Summer 2014

Help for New Moms

Hormone studies in rodent mothers could lead to better treatments for postpartum depression in humans

By Michael Blanding

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Ben Nephew is studying female animals as models for human anxiety and depression. Most research in this area has used male animals, even though these conditions are more common in women. Photo: Veer

Caring for a new baby can be fraught with difficulty—even more so for a mom living with stressful family dynamics or other uncertainties. Now a Cummings School researcher has shown how stress and hormone levels impair a mother’s ability to fully care for her offspring—work that could lead to new ways to prevent or treat the postpartum depression experienced by 9 to 16 percent of human mothers.

Ben Nephew, a reproductive biologist who specializes in maternal behavioral disorders, says his research uses the behavior of female rats that have just given birth to draw broader conclusions about stress levels and well-being of mothers and their offspring. He creates social stress by introducing a different male rat into a new mom’s cage each day. To protect their young, the mothers become aggressive, and so in addition to being exposed to conflict, the rat pups receive less attention from their moms.

“This type of exposure is very similar to a human situation where there is social stress in the family that adversely affects maternal behavior,” says Nephew, who earned his doctorate in biology from Tufts.

“If you can prevent or effectively treat depression or anxiety in a mother, the gains you can make in terms of improved mental and physical health of her offspring and subsequent offspring is very exciting.” —Ben Nephew

He observed distinct differences in behavior between control and stressed rats after just a week of daily visits from the male. “The control mother would go about a typical routine of gathering her babies back into the nest, grooming herself, grooming the pups and then settling down to nurse. The stressed mothers would take longer to retrieve the pups and wouldn’t groom or nurse them as much.”

Nephew says the anxious moms also roamed around the cage more. “Sometimes they would even move the location of the nest, which isn’t normal behavior. We think these changes represent a good model of maternal-specific anxiety,” he notes, “in addition to the diminished maternal care often seen in depressed human mothers.”

The anxious behavior also affected the pups’ ability to thrive. The pups who were exposed to the male intruder weighed 9 percent less at 70 days of age than the control pups, a sign that they were getting less milk from their moms.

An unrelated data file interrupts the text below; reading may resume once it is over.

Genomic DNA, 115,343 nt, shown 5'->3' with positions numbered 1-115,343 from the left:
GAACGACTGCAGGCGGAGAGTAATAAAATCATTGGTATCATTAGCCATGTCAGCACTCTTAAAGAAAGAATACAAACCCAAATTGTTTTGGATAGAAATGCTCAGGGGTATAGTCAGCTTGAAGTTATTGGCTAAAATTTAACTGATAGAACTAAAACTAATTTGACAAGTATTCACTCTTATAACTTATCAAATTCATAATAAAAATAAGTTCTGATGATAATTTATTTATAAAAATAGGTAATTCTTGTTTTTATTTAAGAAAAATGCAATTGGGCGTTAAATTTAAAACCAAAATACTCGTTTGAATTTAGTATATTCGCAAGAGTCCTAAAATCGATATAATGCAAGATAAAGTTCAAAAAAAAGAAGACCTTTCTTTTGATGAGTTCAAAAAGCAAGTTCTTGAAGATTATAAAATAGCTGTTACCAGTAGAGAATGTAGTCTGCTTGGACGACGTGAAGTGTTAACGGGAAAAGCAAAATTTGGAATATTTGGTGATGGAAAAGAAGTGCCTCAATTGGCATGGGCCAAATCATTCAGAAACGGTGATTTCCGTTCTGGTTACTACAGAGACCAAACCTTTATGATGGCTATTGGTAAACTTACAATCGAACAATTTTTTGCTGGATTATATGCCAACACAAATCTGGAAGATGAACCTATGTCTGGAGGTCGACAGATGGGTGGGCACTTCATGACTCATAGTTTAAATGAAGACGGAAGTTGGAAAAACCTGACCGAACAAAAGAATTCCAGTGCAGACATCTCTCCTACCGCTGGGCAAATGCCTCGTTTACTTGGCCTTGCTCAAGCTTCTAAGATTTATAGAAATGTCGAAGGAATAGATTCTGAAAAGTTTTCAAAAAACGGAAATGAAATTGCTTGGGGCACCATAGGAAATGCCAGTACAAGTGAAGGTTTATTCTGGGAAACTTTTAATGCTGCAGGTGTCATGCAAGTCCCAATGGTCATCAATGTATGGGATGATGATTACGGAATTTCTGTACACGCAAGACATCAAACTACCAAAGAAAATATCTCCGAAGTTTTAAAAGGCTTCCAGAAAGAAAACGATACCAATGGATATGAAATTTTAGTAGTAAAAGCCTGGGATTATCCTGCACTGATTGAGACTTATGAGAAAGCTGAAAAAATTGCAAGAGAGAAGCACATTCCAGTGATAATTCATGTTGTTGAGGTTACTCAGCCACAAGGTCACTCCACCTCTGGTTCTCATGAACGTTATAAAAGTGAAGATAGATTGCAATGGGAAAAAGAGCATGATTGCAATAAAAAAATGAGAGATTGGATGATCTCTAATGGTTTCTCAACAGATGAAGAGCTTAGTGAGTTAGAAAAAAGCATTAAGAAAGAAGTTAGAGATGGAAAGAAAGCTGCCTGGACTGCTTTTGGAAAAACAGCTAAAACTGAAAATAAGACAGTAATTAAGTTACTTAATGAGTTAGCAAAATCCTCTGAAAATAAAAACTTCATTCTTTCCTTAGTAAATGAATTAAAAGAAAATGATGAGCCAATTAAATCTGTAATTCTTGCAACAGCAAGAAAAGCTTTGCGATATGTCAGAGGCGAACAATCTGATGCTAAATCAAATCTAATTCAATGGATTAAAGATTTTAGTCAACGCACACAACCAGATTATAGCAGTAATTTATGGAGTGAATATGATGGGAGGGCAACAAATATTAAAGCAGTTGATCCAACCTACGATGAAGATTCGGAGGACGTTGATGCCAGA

Generational Anxiety

The effects of stress on one generation of mothers can also impede their daughters’ maternal abilities, Nephew discovered.

To gauge the relevance of his rat research to human mothers and their children, he consulted with Kristina Deligiannidis, an assistant professor of psychiatry and obstetrics and gynecology at the University of Massachusetts Medical Center who specializes in postpartum depression. The most severe cases of postpartum depression and anxiety are seen in women who have experienced chronic stress throughout their lives, not just after giving birth, she says.

To test that theory, Nephew looked at the maternal behavior of female offspring exposed to social stress as pups. He draws a parallel with human children who have experienced family conflict both firsthand and indirectly as a result of the lack of attention they received from their mothers. He found that the second generation of mother rats also had trouble caring for their young and experienced anxiety and impaired lactation—even though they were not exposed to male intruders after they had given birth.

Nephew found a potential cause of this phenomenon in the hormones oxytocin and prolactin, which affect maternal care and milk production. The second-generation mothers had lower levels of oxytocin and prolactin in the brain and less prolactin in the blood.

“That really indicated that there was some kind of impairment in their ability to regulate nursing at the level of the brain,” says Nephew. He theorizes that because the second-generation moms were exposed to stress early on, it impaired the development of the mechanisms that control these hormones. The good news is that after a week, the second-generation mothers seemed to compensate and spent more time grooming and nursing their pups. Nephew speculates that the mothers may have responded to some form of ultrasonic vocalization from their pups that they need more milk.

Nephew’s most recent data indicate that the regulation of prolactin and oxytocin and the social behavior of both male and female rats from the third generation are also impaired, supporting observations of increased risk for depression, anxiety disorders and autism in the children of human mothers exposed to stress early in life.

The research, published in the journals Stress, Psychoneuroendocrinology and Hormones and Behavior, has direct relevance to human mothers, says Nephew, because it may finally provide a more behaviorally relevant way to assess new preventive measures and treatments for postpartum depression, anxiety and nursing difficulties. 

Working with Deligiannidis, Nephew is looking at both synthetic hormone replacement therapies and natural methods of manipulating hormone levels to determine their effects on postpartum depression in rodent moms. 

“If you can prevent or effectively treat depression or anxiety in a mother,” he says, “the gains you can make in terms of improved mental and physical health of her offspring and subsequent offspring is very exciting.”

Michael Blanding is a freelance writer in Brookline, Mass.

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